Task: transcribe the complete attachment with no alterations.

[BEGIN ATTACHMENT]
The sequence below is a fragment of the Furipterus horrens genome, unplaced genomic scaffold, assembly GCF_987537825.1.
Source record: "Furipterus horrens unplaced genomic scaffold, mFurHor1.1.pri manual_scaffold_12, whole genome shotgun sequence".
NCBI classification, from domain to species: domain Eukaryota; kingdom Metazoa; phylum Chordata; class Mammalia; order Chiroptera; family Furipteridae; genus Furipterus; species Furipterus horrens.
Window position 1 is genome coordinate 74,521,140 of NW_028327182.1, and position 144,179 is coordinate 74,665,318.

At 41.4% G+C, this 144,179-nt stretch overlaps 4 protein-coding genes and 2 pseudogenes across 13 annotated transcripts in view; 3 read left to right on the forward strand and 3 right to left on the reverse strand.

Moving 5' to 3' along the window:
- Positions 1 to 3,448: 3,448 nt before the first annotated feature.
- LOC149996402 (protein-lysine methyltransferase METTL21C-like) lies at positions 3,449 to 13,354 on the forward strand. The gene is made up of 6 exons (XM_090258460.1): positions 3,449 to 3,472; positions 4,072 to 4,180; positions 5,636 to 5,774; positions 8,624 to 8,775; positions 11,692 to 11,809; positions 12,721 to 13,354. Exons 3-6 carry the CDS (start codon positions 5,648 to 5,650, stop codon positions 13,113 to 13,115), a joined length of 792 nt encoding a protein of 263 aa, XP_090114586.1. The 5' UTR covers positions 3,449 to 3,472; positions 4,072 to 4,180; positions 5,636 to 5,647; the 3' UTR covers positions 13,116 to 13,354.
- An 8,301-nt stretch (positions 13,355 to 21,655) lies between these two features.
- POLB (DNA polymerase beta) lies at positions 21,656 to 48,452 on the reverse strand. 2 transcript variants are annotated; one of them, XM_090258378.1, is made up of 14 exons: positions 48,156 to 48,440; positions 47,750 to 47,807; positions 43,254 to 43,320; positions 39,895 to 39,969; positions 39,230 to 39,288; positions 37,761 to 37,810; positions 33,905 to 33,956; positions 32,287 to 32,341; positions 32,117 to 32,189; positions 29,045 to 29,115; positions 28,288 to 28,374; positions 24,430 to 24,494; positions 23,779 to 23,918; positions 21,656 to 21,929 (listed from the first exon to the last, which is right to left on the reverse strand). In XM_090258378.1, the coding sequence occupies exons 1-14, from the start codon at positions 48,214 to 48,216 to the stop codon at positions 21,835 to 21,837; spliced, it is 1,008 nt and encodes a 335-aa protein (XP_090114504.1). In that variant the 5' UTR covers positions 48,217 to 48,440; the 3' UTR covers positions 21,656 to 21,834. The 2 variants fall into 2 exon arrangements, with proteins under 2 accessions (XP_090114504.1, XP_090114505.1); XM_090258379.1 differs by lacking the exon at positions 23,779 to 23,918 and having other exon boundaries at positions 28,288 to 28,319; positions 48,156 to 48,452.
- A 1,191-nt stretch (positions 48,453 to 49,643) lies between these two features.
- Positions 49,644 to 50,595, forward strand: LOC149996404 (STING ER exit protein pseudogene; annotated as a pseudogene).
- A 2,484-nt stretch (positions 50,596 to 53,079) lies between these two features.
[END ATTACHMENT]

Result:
The sequence below is a fragment of the Furipterus horrens genome, unplaced genomic scaffold, assembly GCF_987537825.1.
Source record: "Furipterus horrens unplaced genomic scaffold, mFurHor1.1.pri manual_scaffold_12, whole genome shotgun sequence".
NCBI classification, from domain to species: domain Eukaryota; kingdom Metazoa; phylum Chordata; class Mammalia; order Chiroptera; family Furipteridae; genus Furipterus; species Furipterus horrens.
Window position 1 is genome coordinate 74,521,140 of NW_028327182.1, and position 144,179 is coordinate 74,665,318.

At 41.4% G+C, this 144,179-nt stretch overlaps 4 protein-coding genes and 2 pseudogenes across 13 annotated transcripts in view; 3 read left to right on the forward strand and 3 right to left on the reverse strand.

Moving 5' to 3' along the window:
- Positions 1 to 3,448: 3,448 nt before the first annotated feature.
- LOC149996402 (protein-lysine methyltransferase METTL21C-like) lies at positions 3,449 to 13,354 on the forward strand. The gene is made up of 6 exons (XM_090258460.1): positions 3,449 to 3,472; positions 4,072 to 4,180; positions 5,636 to 5,774; positions 8,624 to 8,775; positions 11,692 to 11,809; positions 12,721 to 13,354. Exons 3-6 carry the CDS (start codon positions 5,648 to 5,650, stop codon positions 13,113 to 13,115), a joined length of 792 nt encoding a protein of 263 aa, XP_090114586.1. The 5' UTR covers positions 3,449 to 3,472; positions 4,072 to 4,180; positions 5,636 to 5,647; the 3' UTR covers positions 13,116 to 13,354.
- An 8,301-nt stretch (positions 13,355 to 21,655) lies between these two features.
- POLB (DNA polymerase beta) lies at positions 21,656 to 48,452 on the reverse strand. 2 transcript variants are annotated; one of them, XM_090258378.1, is made up of 14 exons: positions 48,156 to 48,440; positions 47,750 to 47,807; positions 43,254 to 43,320; positions 39,895 to 39,969; positions 39,230 to 39,288; positions 37,761 to 37,810; positions 33,905 to 33,956; positions 32,287 to 32,341; positions 32,117 to 32,189; positions 29,045 to 29,115; positions 28,288 to 28,374; positions 24,430 to 24,494; positions 23,779 to 23,918; positions 21,656 to 21,929 (listed from the first exon to the last, which is right to left on the reverse strand). In XM_090258378.1, the coding sequence occupies exons 1-14, from the start codon at positions 48,214 to 48,216 to the stop codon at positions 21,835 to 21,837; spliced, it is 1,008 nt and encodes a 335-aa protein (XP_090114504.1). In that variant the 5' UTR covers positions 48,217 to 48,440; the 3' UTR covers positions 21,656 to 21,834. The 2 variants fall into 2 exon arrangements, with proteins under 2 accessions (XP_090114504.1, XP_090114505.1); XM_090258379.1 differs by lacking the exon at positions 23,779 to 23,918 and having other exon boundaries at positions 28,288 to 28,319; positions 48,156 to 48,452.
- A 1,191-nt stretch (positions 48,453 to 49,643) lies between these two features.
- Positions 49,644 to 50,595, forward strand: LOC149996404 (STING ER exit protein pseudogene; annotated as a pseudogene).
- A 2,484-nt stretch (positions 50,596 to 53,079) lies between these two features.